August 9, 2006
Psychology of Difficult Relationships
by Curtis Burns,

From “The Search for the Real Self”, by James F. Masterson MD, chapter 7 “The Challenge of Intimacy”:

“There are all kinds of illusions that make it appear that intimacy is working for a couple, even when, on closer inspection, what we find is not a healthy interchange between two real selves expressing and reinforcing their capacities but a pathologic contract between two false selves which, although it may seem to survive for the moment, inevitably falls apart. A good illustration of this is the couple who always fight in public to the extent that friends wonder why they even stay together. The answer is simple: they stay together because they fight so much. It works for them. The classic example is the case of two borderline personalities who project the withdrawing, disapproving parental image onto each other so that they do not have to feel and be aware of the associated depression. As long as they are angry at their partners, they do not have to feel depressed. For them interpersonal conflict is preferable to feeling intrapsychic depression. If you ask them about their relationship, they are always “having difficulties”; but actually in a pathologic way, it is a relationship that works for them and satisfies the needs of their false selves.

A proof of the pathology behind this kind of “working” relationship is seen in treatment of both borderline and narcissistic patients. When a patient announces that she has found a new lover and that the relationship is comfortable and easy-going, I strongly suspect that the new partner is inappropriate for the patient and is providing a kind of defense against the patient’s painful feelings. On the other hand, if a patient relates that the new relationship is fun and exciting, but also causes a lot of anxiety, I know that new partner is more appropriate and better for the patient in the long run because he is challenging the patient’s old defenses and stimulating the patient to relate in terms of the real self. Anxiety is present because the borderline and narcissistic personalities cannot relate on a realistic level without giving up the defenses of the false self, which in turn makes them feel exposed and vulnerable to the anxiety and depression that they are trying to avoid.”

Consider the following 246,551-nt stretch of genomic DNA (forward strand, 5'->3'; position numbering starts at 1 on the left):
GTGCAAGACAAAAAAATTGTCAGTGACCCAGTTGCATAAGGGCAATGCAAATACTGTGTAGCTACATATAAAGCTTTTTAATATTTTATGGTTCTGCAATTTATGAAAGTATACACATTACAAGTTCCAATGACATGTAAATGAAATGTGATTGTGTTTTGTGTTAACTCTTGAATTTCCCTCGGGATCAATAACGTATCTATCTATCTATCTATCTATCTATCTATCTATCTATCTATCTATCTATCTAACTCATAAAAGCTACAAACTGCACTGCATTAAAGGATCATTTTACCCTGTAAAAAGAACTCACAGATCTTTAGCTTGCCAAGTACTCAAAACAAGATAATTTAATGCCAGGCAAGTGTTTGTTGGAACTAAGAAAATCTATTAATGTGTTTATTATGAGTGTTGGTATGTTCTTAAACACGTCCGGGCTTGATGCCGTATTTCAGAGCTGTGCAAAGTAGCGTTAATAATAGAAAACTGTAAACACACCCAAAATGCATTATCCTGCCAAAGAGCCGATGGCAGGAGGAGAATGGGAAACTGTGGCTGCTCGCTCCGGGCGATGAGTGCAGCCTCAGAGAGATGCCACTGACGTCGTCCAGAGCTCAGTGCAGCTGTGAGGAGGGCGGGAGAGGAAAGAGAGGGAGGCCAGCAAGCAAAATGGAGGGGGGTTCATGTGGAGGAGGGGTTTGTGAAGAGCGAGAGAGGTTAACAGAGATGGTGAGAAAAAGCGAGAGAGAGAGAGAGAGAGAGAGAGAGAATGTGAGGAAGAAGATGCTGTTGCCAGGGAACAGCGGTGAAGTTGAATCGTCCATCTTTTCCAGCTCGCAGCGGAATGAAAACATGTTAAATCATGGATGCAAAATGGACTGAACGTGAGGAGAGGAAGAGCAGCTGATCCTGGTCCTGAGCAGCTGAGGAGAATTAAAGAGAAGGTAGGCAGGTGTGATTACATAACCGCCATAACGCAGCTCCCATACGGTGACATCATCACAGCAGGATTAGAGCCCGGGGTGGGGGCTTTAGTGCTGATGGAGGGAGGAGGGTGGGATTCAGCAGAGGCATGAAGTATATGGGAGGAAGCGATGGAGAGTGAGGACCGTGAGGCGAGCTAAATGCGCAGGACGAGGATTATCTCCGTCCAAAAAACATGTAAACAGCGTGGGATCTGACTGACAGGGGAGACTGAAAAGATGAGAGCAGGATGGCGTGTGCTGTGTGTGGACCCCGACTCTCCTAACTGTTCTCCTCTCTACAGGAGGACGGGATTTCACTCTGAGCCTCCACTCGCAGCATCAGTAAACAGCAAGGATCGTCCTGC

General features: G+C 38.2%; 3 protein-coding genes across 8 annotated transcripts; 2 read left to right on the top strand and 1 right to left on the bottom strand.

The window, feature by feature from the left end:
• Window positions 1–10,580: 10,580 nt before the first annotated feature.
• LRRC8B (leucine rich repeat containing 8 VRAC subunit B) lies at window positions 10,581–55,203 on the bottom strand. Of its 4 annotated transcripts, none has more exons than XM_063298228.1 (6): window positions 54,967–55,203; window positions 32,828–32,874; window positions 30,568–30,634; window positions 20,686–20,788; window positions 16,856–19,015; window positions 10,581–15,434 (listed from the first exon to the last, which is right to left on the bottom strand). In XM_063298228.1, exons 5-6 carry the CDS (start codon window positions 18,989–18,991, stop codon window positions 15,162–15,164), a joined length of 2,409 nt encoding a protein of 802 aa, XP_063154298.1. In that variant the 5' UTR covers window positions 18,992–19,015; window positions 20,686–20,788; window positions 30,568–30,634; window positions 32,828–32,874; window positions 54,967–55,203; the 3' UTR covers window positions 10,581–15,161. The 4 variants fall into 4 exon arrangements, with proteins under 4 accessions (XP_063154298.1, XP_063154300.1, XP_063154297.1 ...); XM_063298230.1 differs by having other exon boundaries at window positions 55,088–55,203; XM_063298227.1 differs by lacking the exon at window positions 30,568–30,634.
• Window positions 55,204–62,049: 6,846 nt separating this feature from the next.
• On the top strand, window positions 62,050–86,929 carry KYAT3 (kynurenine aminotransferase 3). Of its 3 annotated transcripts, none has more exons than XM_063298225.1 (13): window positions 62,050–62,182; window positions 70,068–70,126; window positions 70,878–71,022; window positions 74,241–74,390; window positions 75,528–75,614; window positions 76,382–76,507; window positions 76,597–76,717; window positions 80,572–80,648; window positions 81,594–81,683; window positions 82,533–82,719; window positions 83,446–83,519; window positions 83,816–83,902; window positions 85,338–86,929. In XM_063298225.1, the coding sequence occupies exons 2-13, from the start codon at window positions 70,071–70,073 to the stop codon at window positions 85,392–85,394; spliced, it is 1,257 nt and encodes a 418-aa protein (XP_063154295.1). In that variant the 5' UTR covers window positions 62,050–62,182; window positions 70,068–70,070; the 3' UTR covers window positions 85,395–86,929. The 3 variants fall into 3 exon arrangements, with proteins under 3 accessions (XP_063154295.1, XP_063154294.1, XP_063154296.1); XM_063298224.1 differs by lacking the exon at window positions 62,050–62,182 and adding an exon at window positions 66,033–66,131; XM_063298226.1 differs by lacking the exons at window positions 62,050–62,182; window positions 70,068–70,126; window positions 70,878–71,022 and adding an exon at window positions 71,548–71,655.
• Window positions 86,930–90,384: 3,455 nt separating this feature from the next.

“Abandonment depression” as the author describes it is what one would feel from early or premature separations from parental love. A synthetic selfhood is created as a fantasy to counteract against the self-belief of inadequacy that needs to be continually reinforced by a series of co-dependent relationships; all in lieu of coming face to face with the “depression from abandonment” or addressing the needs of the real self.


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